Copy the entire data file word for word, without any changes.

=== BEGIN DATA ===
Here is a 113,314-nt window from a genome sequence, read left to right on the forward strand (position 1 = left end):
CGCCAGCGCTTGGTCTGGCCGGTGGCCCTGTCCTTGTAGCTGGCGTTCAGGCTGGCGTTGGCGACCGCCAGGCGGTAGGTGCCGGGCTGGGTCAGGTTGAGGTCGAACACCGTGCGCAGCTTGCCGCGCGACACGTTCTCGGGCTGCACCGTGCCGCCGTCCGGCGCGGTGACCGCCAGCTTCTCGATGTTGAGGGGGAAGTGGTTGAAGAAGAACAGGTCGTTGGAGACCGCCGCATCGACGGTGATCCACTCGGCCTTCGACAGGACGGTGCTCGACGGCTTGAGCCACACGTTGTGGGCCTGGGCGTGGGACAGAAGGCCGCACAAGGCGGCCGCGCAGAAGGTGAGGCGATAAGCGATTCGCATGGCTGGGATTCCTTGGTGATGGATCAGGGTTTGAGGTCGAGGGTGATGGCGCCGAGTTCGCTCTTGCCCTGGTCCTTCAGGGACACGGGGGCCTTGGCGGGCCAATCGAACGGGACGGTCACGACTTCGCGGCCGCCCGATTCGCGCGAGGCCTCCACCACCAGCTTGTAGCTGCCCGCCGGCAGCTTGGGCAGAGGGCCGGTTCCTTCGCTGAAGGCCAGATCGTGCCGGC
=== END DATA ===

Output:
Here is a 113,314-nt window from a genome sequence, read left to right on the forward strand (position 1 = left end):
CGCCAGCGCTTGGTCTGGCCGGTGGCCCTGTCCTTGTAGCTGGCGTTCAGGCTGGCGTTGGCGACCGCCAGGCGGTAGGTGCCGGGCTGGGTCAGGTTGAGGTCGAACACCGTGCGCAGCTTGCCGCGCGACACGTTCTCGGGCTGCACCGTGCCGCCGTCCGGCGCGGTGACCGCCAGCTTCTCGATGTTGAGGGGGAAGTGGTTGAAGAAGAACAGGTCGTTGGAGACCGCCGCATCGACGGTGATCCACTCGGCCTTCGACAGGACGGTGCTCGACGGCTTGAGCCACACGTTGTGGGCCTGGGCGTGGGACAGAAGGCCGCACAAGGCGGCCGCGCAGAAGGTGAGGCGATAAGCGATTCGCATGGCTGGGATTCCTTGGTGATGGATCAGGGTTTGAGGTCGAGGGTGATGGCGCCGAGTTCGCTCTTGCCCTGGTCCTTCAGGGACACGGGGGCCTTGGCGGGCCAATCGAACGGGACGGTCACGACTTCGCGGCCGCCCGATTCGCGCGAGGCCTCCACCACCAGCTTGTAGCTGCCCGCCGGCAGCTTGGGCAGAGGGCCGGTTCCTTCGCTGAAGGCCAGATCGTGCCGGC